The Case Of The Missing Assignment Or Too Much Information

Last week I heard on NPR that in some elementary schools in the US parents are notified by email if their child fails to submit even one assignment.  In high schools parents get on-going notices of all the different deadlines regarding their children’s college applications, so that they could make sure their children do not to miss them.

It is true that the school has all that data on hand and it is very easy to share it with the parents. Also teachers and schools are judged by their students’ performance and they are very willing to recruit the parents to help improve it.  It could even  be  possible that  the parents themselves request, or put pressure on the school to give them all that information.

I believe that when a child fails to submit an assignment, it is the teacher’s  job to find out why and to work together with the child to find a way to fix it. Involving the parents in such minute details of the child’s school work is an overkill and would not necessarily bring about the desired outcomes.

Teachers should not expect parents to do the work for them, and  resist the temptation to involve the parents unless they deal with a recurring problem which they cannot solve on their own.

At home parents should demonstrate to the children their confidence in the teachers’ abilities and encourage them to cooperate with their teachers.

A mother who was interviewed for that NPR program admitted that growing up she was solely responsible for her school work and her parents trusted her to do so. However, in today’s competitive environment  the stakes are too high and, to make sure that her son has a good chance to succeed,  she does not feel that she could leave it up to him.

Her pressure is understandable, but  I can imagine that growing up with the knowledge that her  parents trusted her was not only significant when she was a child,  but it also  enabled  her to become a successful adult.  In contrast, by taking away that same responsibility from her child doesn’t she deprive him of that feeling of trust, and weaken him?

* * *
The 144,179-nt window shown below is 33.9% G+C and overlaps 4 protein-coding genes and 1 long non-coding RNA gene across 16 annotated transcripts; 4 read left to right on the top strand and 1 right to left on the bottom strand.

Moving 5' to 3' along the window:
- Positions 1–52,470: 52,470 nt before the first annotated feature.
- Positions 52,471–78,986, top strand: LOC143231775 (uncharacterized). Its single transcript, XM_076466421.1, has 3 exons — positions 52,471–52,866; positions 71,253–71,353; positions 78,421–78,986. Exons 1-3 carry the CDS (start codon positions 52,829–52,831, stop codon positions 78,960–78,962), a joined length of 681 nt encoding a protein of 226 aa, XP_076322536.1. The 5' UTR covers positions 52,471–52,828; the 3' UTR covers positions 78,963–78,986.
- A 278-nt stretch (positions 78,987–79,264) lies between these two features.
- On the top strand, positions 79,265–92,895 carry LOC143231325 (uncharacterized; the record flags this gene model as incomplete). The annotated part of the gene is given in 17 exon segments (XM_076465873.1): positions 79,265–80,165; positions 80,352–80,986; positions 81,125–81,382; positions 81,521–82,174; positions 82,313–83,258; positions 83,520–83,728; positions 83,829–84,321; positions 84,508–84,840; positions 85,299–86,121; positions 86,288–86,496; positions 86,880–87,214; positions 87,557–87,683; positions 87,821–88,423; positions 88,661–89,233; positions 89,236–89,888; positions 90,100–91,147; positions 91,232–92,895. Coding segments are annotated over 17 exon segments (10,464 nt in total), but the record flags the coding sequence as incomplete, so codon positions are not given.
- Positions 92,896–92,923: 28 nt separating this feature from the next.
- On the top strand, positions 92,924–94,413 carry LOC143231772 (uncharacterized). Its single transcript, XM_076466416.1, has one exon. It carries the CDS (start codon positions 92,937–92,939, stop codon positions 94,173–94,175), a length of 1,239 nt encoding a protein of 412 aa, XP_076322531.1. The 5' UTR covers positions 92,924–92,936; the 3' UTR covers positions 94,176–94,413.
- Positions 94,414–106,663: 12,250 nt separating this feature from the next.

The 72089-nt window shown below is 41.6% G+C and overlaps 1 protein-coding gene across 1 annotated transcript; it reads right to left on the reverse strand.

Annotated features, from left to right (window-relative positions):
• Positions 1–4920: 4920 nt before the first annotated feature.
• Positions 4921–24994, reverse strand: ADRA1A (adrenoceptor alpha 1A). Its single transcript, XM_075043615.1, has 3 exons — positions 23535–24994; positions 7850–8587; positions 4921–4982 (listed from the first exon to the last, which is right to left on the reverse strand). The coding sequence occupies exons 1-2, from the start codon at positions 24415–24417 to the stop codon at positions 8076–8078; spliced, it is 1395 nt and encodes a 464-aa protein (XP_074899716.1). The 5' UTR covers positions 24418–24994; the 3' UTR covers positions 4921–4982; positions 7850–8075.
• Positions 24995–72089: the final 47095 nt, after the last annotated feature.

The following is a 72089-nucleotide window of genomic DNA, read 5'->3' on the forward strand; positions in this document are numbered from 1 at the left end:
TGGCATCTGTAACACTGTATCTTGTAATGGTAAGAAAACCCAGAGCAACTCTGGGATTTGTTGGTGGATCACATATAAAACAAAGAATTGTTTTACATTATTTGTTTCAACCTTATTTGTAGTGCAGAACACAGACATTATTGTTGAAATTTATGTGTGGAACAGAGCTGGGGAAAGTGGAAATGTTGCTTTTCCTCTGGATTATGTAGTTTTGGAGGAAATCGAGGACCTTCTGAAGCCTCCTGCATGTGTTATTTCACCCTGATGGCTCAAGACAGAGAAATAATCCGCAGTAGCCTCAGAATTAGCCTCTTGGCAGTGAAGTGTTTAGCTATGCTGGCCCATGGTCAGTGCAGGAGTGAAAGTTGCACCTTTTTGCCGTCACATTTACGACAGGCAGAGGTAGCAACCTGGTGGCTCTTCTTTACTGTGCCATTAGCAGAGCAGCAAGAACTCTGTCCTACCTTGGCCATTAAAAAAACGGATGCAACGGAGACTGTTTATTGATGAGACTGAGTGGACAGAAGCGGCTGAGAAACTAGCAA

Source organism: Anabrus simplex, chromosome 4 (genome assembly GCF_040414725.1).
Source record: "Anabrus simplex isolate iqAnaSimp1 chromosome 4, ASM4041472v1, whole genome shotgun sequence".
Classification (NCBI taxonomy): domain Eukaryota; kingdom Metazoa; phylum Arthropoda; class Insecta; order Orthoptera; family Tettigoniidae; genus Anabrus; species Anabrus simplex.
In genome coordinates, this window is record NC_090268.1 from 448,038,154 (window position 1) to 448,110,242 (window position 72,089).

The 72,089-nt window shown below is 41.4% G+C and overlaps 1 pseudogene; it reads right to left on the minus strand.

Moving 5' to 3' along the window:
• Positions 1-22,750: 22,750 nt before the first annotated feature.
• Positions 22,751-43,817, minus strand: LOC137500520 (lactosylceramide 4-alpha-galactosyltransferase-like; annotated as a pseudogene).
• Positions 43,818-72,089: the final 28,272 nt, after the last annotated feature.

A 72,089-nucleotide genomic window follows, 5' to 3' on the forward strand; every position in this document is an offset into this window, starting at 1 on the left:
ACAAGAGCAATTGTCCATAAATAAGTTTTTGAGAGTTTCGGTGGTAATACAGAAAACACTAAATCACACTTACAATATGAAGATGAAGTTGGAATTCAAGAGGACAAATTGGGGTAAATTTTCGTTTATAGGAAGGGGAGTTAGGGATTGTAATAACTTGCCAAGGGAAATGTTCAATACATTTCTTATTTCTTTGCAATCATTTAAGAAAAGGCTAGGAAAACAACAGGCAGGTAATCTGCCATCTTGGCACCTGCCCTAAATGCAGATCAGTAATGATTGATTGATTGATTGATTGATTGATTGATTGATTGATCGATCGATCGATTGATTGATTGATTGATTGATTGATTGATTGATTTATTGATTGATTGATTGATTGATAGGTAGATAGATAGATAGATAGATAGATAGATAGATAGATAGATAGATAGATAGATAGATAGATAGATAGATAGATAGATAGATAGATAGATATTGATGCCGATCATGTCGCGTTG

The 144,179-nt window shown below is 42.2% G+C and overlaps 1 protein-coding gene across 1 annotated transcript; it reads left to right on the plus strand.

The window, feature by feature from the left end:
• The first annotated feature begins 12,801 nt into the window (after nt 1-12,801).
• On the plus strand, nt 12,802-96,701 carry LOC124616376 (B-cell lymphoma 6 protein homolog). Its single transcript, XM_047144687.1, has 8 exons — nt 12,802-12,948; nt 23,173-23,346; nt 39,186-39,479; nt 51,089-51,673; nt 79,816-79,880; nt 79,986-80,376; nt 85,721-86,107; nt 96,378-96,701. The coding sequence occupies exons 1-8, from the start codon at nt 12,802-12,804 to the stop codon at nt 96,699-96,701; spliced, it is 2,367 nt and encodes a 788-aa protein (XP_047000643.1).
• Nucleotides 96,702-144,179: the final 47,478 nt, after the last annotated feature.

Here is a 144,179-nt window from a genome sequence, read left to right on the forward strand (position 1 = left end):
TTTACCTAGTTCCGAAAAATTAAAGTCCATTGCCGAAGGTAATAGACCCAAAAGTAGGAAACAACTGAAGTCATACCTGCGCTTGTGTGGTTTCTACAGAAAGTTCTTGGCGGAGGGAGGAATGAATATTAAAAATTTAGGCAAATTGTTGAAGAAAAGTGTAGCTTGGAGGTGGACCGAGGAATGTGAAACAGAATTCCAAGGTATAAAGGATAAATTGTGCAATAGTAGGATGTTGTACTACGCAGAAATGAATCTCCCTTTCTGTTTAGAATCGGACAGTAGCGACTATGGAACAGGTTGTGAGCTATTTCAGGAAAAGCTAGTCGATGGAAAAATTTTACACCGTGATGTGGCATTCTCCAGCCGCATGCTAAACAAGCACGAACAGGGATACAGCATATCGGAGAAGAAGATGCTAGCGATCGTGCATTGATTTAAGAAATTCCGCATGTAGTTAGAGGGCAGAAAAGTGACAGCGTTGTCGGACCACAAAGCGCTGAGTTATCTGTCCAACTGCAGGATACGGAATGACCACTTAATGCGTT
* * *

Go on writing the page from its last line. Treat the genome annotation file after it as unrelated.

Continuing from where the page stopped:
I once heard a lecture by the Israeli art Historian Ran Shchori  about Fascist architecture. He explained that the purpose of the long wide open roads which characterized Fascists’ city planning, was to make the individual feel as though he/she had nowhere to hide. Those exposed boulevards also contributed to a feeling of insignificance.

I cannot help thinking that a child, whose parents are notified about everything which goes on in school, experiences similar feelings.

We should be careful not to make our children feel insignificant. Everyone, even small children, deserves a hiding place. Since we all want the best for our children, it is important for the parents to realize that missing assignments, and even college applications, are just the beginning of life, full of deadlines and thankless tasks, which awaits the grown children. If we let them have a certain degree of privacy and teach them to assume responsibility today, they will have a better chance to deal with those challenges tomorrow.

About the Author
I have a PhD in English literature from the Hebrew University in Jerusalem and I usually write about issues concerning women, literature, culture and society. I lived in the US for 15 years (between 1979-1994). I am widow and in March 2016 started a support/growth Facebook group for widows: "Widows Move On." In October 2017 I started a Facebook group for Older and Experienced Feminists. I am also an active member of Women Wage Peace and believe that women can succeed where men have failed.